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Chief Croatian epidemiologist: New data gives hope in stagnation of new cases

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Krunoslav Capak (Photo: HINA/ PIXSELL/ POOL/ Goran Stanzl)

ZAGREB, Nov 9 (Hina) – Croatia’s chief epidemiologist Krunoslav Capak said on Monday the latest data on the rise of coronavirus cases in the country gave one hope that the incidence was stagnating.

In three weeks up to November 2, we had a 90% to 100% change in the weekly numbers of new cases, he told a press conference of the national COVID-19 response team. “In one week, our numbers increased 100%, whereas now we have a 4.2% increase. This gives us hope that the increase is stagnating and that the situation will improve.”

Croatia 13th in Europe in terms of mortality

“We have a 14-day incidence of 750.4 per 100,000 inhabitants, which is a high incidence, ranking us 22nd out of 27 European countries. The mortality rate since the start of the epidemic is 184.5 per million inhabitants, which puts us in 13th place in the EU, in the middle of the ranking, which is good,” said Capak.

“We hope the numbers will stop rising and that the curve will even out. The fact that the number is stagnating shouldn’t encourage us not to adhere to the measures, because strictly adhering to the prescribed epidemiological measures is key for achieving stagnation,” the head of the Croatian Institute of Public Health added.

In the past 24 hours, Croatia registered 1,529 new coronavirus cases and 38 deaths. The number of active cases is 14,952, including 1,451 hospitalised patients, of whom 142 are on ventilators.

Since February 25, when the virus was first registered in Croatia, 68,776 persons have caught it, including 832 who have died, and 53,002 have recovered, including 2,227 in the past 24 hours. To date, 564,686 people have been tested for the virus, including 5,670 in the past 24 hours.

Currently, 28,122 persons are self-isolating.

Situation best in Istria County, worst in Varazdin and Medjimurje

Capak said the pandemic situation remained the best in Istria County, despite plenty of cases recently, while being worst in Varazdin and Medjimurje counties.

Croatia has not reached the PCR testing limit and most countries are starting to use high antigen tests, which are not totally accurate but take 10 minutes.

“Those tests are now being used only for symptomatic patients and we are annulling false negatives by sending all those with false negatives for PCR. There is no strategy which could endanger the detection of new cases,” said Capak.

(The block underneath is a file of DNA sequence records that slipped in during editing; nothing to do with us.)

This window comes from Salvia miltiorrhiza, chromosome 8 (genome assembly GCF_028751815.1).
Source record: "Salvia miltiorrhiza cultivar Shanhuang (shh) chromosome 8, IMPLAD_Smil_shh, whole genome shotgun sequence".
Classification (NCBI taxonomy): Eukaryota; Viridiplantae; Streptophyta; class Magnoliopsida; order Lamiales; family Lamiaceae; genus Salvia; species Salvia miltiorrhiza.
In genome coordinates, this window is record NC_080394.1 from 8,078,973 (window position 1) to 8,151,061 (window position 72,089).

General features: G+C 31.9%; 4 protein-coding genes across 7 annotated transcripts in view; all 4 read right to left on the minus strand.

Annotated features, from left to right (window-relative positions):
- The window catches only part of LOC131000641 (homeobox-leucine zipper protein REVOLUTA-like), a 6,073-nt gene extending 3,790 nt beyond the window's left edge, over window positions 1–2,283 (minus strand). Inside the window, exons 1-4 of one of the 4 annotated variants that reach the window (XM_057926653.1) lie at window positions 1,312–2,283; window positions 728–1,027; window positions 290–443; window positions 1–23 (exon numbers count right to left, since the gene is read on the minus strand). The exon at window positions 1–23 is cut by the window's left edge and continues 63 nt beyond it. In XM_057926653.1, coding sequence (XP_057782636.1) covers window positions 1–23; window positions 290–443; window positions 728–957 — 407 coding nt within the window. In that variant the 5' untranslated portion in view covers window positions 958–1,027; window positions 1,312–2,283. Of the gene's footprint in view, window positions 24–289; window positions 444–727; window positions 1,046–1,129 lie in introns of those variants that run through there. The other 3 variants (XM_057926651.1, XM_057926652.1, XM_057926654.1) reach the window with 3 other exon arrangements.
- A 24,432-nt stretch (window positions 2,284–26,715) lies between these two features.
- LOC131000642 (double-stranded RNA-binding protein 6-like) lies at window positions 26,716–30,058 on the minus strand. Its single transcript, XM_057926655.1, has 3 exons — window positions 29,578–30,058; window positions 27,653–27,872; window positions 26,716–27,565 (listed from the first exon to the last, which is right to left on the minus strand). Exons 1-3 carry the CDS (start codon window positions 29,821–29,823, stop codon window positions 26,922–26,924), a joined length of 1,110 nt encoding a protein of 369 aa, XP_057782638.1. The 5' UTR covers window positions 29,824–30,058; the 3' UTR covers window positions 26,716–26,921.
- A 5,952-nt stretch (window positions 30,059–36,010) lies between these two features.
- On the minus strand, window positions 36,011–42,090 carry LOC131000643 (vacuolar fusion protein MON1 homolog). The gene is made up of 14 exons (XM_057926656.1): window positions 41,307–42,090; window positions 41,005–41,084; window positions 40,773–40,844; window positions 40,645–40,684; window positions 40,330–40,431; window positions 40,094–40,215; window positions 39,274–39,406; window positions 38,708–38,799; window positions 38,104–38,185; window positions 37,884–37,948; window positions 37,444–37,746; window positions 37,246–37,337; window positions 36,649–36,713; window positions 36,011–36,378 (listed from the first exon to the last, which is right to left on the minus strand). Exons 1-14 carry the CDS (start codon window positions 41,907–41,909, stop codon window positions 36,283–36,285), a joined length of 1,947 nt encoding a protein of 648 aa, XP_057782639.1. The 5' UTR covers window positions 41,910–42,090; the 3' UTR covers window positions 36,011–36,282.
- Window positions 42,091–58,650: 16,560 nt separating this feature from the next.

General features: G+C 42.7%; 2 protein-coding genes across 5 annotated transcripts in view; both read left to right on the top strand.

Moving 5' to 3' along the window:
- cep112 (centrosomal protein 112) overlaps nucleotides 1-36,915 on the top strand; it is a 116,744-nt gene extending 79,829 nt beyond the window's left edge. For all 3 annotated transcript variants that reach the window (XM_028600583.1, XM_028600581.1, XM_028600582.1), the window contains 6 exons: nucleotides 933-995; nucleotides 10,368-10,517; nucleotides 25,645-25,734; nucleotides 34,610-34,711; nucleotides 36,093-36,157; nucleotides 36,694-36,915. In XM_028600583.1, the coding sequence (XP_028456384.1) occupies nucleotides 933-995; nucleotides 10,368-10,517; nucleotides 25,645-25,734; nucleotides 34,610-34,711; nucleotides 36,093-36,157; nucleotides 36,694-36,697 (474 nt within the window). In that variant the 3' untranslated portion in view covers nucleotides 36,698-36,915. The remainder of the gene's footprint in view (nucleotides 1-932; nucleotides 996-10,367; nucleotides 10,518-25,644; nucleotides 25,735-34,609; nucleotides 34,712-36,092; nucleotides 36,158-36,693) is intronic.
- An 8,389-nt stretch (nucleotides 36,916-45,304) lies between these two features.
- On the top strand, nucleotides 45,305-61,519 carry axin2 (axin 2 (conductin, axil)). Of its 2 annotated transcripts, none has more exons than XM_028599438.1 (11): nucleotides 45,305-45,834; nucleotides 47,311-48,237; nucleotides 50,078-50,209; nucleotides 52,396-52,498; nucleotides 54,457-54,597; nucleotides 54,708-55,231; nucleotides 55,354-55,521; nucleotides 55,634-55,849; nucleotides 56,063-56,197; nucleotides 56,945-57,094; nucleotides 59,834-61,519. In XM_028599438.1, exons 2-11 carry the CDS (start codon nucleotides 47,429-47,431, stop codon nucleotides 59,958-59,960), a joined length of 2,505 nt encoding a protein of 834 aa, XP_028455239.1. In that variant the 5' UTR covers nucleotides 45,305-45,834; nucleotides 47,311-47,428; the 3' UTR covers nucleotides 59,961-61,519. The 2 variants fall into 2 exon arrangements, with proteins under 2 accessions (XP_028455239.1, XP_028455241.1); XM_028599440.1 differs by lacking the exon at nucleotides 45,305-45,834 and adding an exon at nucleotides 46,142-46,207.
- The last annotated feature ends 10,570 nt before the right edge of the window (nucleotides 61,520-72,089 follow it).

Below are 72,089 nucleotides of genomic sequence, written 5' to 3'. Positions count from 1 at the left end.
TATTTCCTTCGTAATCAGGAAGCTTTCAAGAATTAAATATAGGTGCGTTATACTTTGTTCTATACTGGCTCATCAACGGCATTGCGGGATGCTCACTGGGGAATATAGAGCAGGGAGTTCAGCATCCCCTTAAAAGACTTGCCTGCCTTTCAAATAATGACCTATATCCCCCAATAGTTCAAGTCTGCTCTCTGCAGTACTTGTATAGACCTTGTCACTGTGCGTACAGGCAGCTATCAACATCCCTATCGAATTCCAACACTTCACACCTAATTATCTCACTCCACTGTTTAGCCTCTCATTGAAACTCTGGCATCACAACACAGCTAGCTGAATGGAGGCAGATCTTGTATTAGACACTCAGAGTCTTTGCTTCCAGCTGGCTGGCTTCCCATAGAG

As for the high number of deaths, he said it was due to the higher numbers of new infections.

Speaking of scientist Ivan Djikic’s estimate of 1,500 dead by the end of this month, Capak said he was surprised because he did not know if Djikic meant the total death toll or the monthly number. “I said I thought the number was exaggerated. If the number of infections continues to stagnate, the number of dead will decrease too.”

Speaking of a drug shortage for cancer patients, Health Minister Vili Beros said HRK 1.8 billion would be paid to wholesalers on Wednesday and that it should suffice for ensuring drugs for the gravest patients.

He condemned “the inhumane act of switching off the power in KB Dubrava” hospital, which is being investigated by the police, saying the arrival of new leadership was expected to improve the situation in the Zagreb hospital.

Interior Minister Davor Bozinovic said wearing masks was mandatory there where it was not possible to socially distance and that more and more people were behaving responsibly, wearing them both indoors and outdoors.

“You have countries which have imposed a curfew, a lockdown, and you see what is happening. The problem with those strict measures is that, at the moment, no one can say how long they will last. Besides all the epidemiological reasons and demands, we must take into account not only the economy but also the sentiment in society, the nation’s mental state. Where there is no other way, there are sanctions and they will be applied,” he said.

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